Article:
Every time you fetch a web page, your browser sends a special User-Agent string to the server telling it what software it's running. It's defined in RFC 2616:
This is for statistical purposes, the tracing of protocol violations, and automated recognition of user agents for the sake of tailoring responses to avoid particular user agent limitations.Fast forward to 2009, and here's the User-Agent string you get from Google's fancy new Chrome browser:
Mozilla/5.0 (Windows; U; Windows NT 6.0; en-US) AppleWebKit/525.19 (KHTML, like Gecko) Chrome/220.127.116.11 Safari/525.19It's like a browser salad! But the Google guys aren't doing anything wrong, this boneheadedness has to be there in order to satisfy the "automated recognition" part of the spec. Chrome's just a little ol' chameleon.
Do you use iGoogle? Do you hate the sidebar on the left side that wastes 100 pixels with useless tabs and an advertisement for Google Talk? There's no official way to turn that sidebar off. But if you set your start page to http://www.google.com/ig?gl=all, why there's your iGoogle page without the sidebar. Lovely.
Don't get me wrong, I love iGoogle. I've been using personalized start pages for years and iGoogle is the best. It loads super fast, it's easy to configure, and it has enough useful modules to keep me occupied. Just don't appreciate some product manager deciding to keep features in front of me that I do not want.
Google has just announced a major new ads product, interest-based advertising. Google is now building a profile of you, the user, based on what websites you go to. They then use that profile to show you ads for things you think you'll be interested in. For the first time Google's targeting ads at who you are, not just what you're currently looking at.
I'm usually quick to criticize Google on privacy issues. But not this time. Because along with this juicy new ad product, they're giving users unprecedented control and visibility into the ads they are shown. We can opt out of tracking entirely. Or we can set our ad preferences, viewing and altering Google's profile of ourselves. And Google has a detailed and readable page describing how their ad products works with personal user data. All of this privacy protection looks real, a user-focussed product, not just some sham to satisify lawyers.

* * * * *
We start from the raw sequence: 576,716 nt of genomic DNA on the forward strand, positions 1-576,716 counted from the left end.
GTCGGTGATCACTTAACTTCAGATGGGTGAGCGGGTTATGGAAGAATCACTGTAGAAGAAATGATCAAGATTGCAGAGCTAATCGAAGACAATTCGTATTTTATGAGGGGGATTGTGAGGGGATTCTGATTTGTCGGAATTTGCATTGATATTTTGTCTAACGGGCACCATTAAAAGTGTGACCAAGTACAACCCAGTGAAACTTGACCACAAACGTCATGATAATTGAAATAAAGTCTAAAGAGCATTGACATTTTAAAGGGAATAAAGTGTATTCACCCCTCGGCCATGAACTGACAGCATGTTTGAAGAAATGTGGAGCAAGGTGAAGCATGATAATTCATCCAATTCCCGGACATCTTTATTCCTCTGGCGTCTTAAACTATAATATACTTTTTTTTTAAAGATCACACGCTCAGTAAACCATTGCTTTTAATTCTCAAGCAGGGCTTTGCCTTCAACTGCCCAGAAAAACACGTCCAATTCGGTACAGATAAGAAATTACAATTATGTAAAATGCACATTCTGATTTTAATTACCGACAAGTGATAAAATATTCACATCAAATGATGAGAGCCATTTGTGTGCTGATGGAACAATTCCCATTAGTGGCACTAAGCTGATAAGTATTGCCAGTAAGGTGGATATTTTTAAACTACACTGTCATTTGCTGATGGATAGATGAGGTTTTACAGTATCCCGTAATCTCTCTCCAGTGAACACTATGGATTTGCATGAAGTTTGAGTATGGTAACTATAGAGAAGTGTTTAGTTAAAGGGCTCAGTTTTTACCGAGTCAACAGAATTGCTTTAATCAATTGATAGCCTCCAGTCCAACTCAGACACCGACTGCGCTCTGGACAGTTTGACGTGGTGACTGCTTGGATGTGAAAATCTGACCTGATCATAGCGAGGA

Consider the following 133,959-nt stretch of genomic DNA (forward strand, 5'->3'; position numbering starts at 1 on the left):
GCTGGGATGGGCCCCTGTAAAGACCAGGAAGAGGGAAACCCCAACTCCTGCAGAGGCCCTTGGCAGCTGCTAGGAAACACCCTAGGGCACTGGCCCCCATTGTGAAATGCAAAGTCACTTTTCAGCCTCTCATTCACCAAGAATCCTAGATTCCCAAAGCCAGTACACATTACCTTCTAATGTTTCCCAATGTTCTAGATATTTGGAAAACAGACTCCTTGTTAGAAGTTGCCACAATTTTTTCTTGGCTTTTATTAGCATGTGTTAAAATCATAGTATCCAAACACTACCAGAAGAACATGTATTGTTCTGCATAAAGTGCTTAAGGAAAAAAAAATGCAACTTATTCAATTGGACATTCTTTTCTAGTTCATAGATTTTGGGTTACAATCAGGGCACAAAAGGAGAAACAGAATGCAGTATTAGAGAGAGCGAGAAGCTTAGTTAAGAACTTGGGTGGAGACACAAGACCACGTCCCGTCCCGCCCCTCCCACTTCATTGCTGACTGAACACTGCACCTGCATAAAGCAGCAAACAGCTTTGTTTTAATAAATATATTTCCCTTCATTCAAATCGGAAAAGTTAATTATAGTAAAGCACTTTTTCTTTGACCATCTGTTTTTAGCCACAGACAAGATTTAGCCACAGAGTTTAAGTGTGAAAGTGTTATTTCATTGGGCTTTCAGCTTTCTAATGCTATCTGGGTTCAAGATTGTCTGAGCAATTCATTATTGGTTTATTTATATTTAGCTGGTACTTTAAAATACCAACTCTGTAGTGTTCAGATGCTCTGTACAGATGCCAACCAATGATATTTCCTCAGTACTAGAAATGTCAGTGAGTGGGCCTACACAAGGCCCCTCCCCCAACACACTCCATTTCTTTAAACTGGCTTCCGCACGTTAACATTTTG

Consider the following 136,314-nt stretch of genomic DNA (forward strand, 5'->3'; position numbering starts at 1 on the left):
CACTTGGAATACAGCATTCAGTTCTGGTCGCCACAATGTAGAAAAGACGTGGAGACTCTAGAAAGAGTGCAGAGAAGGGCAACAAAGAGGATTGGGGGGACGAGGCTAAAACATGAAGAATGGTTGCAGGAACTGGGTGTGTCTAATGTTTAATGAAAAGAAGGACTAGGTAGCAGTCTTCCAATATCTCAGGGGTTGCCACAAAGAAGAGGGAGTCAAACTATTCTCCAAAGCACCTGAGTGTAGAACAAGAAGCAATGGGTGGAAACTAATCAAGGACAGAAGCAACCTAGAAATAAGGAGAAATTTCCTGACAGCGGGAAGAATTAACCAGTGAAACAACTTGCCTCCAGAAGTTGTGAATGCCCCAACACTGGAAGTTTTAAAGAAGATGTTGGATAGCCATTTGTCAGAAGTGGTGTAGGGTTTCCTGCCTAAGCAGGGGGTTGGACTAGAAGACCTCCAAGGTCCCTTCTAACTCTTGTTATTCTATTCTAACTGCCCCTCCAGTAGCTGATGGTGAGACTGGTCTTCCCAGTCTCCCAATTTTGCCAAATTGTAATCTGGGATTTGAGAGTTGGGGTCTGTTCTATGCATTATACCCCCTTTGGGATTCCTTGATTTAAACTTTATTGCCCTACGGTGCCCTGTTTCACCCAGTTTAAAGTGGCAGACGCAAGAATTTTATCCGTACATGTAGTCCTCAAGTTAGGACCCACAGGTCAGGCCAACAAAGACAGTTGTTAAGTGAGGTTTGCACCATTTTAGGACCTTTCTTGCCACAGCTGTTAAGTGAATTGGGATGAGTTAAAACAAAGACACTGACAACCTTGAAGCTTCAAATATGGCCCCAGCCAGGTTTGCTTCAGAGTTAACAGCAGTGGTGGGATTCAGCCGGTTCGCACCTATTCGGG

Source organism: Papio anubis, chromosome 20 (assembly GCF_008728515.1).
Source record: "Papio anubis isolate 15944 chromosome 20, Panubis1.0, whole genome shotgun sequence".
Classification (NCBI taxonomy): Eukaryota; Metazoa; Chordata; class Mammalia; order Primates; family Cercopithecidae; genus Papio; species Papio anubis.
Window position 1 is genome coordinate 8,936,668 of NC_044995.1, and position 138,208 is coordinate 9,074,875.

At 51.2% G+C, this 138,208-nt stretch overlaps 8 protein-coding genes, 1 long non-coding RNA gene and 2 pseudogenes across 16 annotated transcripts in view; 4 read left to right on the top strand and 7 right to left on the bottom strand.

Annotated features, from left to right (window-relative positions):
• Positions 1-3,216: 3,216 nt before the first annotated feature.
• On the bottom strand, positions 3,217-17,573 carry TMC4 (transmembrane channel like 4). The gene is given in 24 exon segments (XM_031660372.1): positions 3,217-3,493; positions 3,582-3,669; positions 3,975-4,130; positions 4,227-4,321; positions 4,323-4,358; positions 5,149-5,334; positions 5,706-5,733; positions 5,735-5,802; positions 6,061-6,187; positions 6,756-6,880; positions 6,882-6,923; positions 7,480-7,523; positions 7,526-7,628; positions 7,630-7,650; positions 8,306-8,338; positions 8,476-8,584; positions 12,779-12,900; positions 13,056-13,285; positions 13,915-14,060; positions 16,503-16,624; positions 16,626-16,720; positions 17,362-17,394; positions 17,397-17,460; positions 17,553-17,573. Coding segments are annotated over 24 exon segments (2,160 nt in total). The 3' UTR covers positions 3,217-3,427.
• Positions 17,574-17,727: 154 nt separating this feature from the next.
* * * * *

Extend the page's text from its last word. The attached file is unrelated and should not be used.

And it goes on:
Interest-based advertising will likely be enormously profitable for Google, both because the ads will work better and because no other company has the resources to compete. It's essential for Google to treat user privacy seriously, to protect their ability to implement the product. It's also good for users, both that we have control of our personal data and that we may actually see ads that are interesting to us. And of course it's good for advertisers, too. I think everyone wins.
PS: I used to work at Google, but it was a long time ago. I have no inside information on this ad product.
Following on my new fame for looking at the ages of Craiglist ads, I did a bunch of crunching and got six months of collected ad data into a database. Which makes it easy to produce reports like the following:
There's a 10:1 variance in ad volume based on the hour. The quietest times are 4am with about 15 ads an hour, the busiest times are around 8pm with about 150 ads an hour. Noticeable bump when people get home from work, surprisingly little variation in day of the week. Overall the distribution looks like graphs of pretty much any Internet activity with some bias towards more use in the evenings.
What I really want to get at is the content of the ads, classify them by desired partner, desired scene, drugs, desperation, etc. I need to chat with someone who understands text clustering.